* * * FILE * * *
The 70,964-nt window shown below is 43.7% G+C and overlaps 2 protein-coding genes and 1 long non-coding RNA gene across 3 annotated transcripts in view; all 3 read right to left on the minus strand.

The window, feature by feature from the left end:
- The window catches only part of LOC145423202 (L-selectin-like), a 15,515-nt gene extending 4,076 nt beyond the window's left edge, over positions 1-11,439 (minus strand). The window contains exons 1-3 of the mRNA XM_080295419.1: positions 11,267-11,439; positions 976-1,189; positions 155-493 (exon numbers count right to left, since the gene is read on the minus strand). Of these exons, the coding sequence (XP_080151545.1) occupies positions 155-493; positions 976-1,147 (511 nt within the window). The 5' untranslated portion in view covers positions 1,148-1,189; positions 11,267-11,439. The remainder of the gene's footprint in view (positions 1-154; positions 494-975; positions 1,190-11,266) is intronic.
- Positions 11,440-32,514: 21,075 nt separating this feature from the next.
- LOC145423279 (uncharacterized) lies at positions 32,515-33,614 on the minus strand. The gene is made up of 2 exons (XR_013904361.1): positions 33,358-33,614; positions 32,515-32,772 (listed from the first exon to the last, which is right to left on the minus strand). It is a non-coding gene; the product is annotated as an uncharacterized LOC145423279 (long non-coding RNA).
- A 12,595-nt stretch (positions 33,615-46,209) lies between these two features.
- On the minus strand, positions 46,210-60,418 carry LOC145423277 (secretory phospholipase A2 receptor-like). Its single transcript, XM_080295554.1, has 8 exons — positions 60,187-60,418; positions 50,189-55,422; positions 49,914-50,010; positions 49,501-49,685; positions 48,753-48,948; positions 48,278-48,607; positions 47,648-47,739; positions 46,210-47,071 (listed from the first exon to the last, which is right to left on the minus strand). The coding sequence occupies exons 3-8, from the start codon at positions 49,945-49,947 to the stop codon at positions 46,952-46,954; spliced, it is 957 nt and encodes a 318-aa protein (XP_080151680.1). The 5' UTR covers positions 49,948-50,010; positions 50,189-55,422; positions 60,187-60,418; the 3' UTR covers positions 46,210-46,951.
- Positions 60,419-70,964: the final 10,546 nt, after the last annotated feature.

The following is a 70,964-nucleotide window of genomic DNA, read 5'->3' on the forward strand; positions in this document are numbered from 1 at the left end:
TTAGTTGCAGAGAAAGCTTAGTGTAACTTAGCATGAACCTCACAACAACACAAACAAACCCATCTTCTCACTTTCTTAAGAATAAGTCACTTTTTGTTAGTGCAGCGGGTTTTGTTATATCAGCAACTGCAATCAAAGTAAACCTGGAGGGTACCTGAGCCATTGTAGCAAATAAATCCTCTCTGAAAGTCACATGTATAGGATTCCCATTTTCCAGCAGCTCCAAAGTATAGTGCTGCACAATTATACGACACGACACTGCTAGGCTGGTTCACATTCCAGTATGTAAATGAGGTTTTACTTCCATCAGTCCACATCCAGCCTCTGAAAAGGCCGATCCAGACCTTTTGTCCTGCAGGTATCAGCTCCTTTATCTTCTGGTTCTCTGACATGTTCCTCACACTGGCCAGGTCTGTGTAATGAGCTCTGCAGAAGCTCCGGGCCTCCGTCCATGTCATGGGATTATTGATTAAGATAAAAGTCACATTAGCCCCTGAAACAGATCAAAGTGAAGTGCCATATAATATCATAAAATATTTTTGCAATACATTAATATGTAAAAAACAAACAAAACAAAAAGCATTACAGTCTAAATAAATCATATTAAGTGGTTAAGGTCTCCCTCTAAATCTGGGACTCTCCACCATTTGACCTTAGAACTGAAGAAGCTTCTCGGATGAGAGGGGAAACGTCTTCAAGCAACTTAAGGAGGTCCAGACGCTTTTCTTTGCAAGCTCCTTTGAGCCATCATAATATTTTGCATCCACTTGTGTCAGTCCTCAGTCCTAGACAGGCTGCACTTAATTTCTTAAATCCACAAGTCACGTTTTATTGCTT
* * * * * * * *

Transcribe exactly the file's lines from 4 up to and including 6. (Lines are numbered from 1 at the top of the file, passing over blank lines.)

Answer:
- Positions 11,440-32,514: 21,075 nt separating this feature from the next.
- LOC145423279 (uncharacterized) lies at positions 32,515-33,614 on the minus strand. The gene is made up of 2 exons (XR_013904361.1): positions 33,358-33,614; positions 32,515-32,772 (listed from the first exon to the last, which is right to left on the minus strand). It is a non-coding gene; the product is annotated as an uncharacterized LOC145423279 (long non-coding RNA).
- A 12,595-nt stretch (positions 33,615-46,209) lies between these two features.